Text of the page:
Please take a look at Articles on self-defense/conflict/violence for introductions to the references found in the bibliography page.

Please take a look at my bibliography if you do not see a proper reference to a post.

Please take a look at my Notable Quotes

Hey, Attention on Deck!

Hey, NOTHING here is PERSONAL, get over it - Teach Me and I will Learn!


When you begin to feel like you are a tough guy, a warrior, a master of the martial arts or that you have lived a tough life, just take a moment and get some perspective with the following:


I've stopped knives that were coming to disembowel me

I've clawed for my gun while bullets ripped past me

I've dodged as someone tried to put an ax in my skull

I've fought screaming steel and left rubber on the road to avoid death

I've clawed broken glass out of my body after their opening attack failed

I've spit blood and body parts and broke strangle holds before gouging eyes

I've charged into fires, fought through blizzards and run from tornados

I've survived being hunted by gangs, killers and contract killers

The streets were my home, I hunted in the night and was hunted in turn


Please don't brag to me that you're a survivor because someone hit you. And don't tell me how 'tough' you are because of your training. As much as I've been through I know people who have survived much, much worse. - Marc MacYoung

WARNING, CAVEAT AND NOTE

The postings on this blog are my interpretation of readings, studies and experiences therefore errors and omissions are mine and mine alone. The content surrounding the extracts of books, see bibliography on this blog site, are also mine and mine alone therefore errors and omissions are also mine and mine alone and therefore why I highly recommended one read, study, research and fact find the material for clarity. My effort here is self-clarity toward a fuller understanding of the subject matter. See the bibliography for information on the books. Please make note that this article/post is my personal analysis of the subject and the information used was chosen or picked by me. It is not an analysis piece because it lacks complete and comprehensive research, it was not adequately and completely investigated and it is not balanced, i.e., it is my personal view without the views of others including subject experts, etc. Look at this as “Infotainment rather then expert research.” This is an opinion/editorial article/post meant to persuade the reader to think, decide and accept or reject my premise. It is an attempt to cause change or reinforce attitudes, beliefs and values as they apply to martial arts and/or self-defense. It is merely a commentary on the subject in the particular article presented.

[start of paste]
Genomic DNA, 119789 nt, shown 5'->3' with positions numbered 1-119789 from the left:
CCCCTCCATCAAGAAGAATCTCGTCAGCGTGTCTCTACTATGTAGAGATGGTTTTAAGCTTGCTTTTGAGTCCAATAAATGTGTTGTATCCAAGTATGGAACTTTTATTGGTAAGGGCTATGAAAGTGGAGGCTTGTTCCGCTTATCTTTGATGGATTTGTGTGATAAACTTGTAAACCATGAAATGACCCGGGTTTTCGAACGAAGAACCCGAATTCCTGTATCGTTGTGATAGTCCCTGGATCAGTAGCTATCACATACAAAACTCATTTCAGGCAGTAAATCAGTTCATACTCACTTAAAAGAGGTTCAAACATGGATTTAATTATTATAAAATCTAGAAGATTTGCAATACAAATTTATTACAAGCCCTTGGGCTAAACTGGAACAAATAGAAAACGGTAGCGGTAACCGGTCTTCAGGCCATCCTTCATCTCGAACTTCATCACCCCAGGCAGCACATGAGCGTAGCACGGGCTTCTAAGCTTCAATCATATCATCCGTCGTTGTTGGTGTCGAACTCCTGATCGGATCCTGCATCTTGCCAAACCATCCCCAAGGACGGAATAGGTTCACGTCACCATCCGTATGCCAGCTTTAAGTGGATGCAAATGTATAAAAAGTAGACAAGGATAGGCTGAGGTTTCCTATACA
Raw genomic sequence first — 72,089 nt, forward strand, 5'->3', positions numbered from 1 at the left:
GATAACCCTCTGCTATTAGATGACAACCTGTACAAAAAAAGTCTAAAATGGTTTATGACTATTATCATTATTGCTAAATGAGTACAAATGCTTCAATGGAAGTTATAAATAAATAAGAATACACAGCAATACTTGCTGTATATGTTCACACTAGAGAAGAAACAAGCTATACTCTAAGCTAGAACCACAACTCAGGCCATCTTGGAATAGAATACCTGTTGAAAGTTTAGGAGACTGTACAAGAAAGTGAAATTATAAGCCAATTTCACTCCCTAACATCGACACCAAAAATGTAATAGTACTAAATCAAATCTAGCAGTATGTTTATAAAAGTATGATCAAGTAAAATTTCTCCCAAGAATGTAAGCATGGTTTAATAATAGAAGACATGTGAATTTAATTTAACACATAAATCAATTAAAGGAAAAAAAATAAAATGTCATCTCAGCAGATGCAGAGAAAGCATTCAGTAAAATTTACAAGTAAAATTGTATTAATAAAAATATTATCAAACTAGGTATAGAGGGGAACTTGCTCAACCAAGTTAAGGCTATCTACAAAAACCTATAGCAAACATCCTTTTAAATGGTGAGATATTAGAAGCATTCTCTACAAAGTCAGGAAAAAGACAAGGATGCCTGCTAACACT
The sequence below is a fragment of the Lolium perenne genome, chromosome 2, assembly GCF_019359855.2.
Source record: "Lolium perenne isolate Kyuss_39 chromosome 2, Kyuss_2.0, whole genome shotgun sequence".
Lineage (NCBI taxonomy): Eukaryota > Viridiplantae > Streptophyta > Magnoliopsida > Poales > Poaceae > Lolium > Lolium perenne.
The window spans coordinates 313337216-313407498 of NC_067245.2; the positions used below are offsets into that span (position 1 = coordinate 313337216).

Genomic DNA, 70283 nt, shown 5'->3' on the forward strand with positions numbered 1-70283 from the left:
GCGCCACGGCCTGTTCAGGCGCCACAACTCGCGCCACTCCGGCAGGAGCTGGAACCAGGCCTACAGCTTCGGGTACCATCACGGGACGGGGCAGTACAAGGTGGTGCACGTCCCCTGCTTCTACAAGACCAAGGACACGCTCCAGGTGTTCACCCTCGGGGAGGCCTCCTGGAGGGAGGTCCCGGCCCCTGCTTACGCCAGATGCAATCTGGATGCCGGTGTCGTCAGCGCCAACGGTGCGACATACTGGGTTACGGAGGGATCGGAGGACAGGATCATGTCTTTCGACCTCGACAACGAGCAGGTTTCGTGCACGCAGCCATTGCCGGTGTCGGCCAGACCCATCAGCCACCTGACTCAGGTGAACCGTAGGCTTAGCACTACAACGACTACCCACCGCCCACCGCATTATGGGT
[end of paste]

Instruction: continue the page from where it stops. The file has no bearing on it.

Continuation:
Note: I will endevor to provide a bibliography and italicize any direct quotes from the materials I use for this blog. If there are mistakes, errors, and/or omissions, I take full responsibility for them as they are mine and mine alone. If you find any mistakes, errors, and/or omissions please comment and let me know along with the correct information and/or sources.



“What you are reading right now is a blog. It’s written and posted by me, because I want to. I get no financial remuneration for writing it. I don’t have to meet anyone’s criteria in order to post it. Not only I don’t have an employer or publisher, but I’m not even constrained by having to please an audience. If people won’t like it, they won’t read it, but I won’t lose anything by it. Provided I don’t break any laws (libel, incitement to violence, etc.), I can post whatever I want. This means that I can write openly and honestly, however controversial my opinions may be. It also means that I could write total bullshit; there is no quality control. I could be biased. I could be insane. I could be trolling. … not all sources are equivalent, and all sources have their pros and cons. These needs to be taken into account when evaluating information, and all information should be evaluated. - God’s Bastard, Sourcing Sources



“You should prepare yourself to dedicate at least five or six years to your training and practice to understand the philosophy and physiokinetics of martial arts and karate so that you can understand the true spirit of everything and dedicate your mind, body and spirit to the discipline of the art.” - cejames



“All I say is by way of discourse, and nothing by way of advice. I should not speak so boldly if it were my due to be believed.” - Montaigne

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Winning, it is all about WINNING!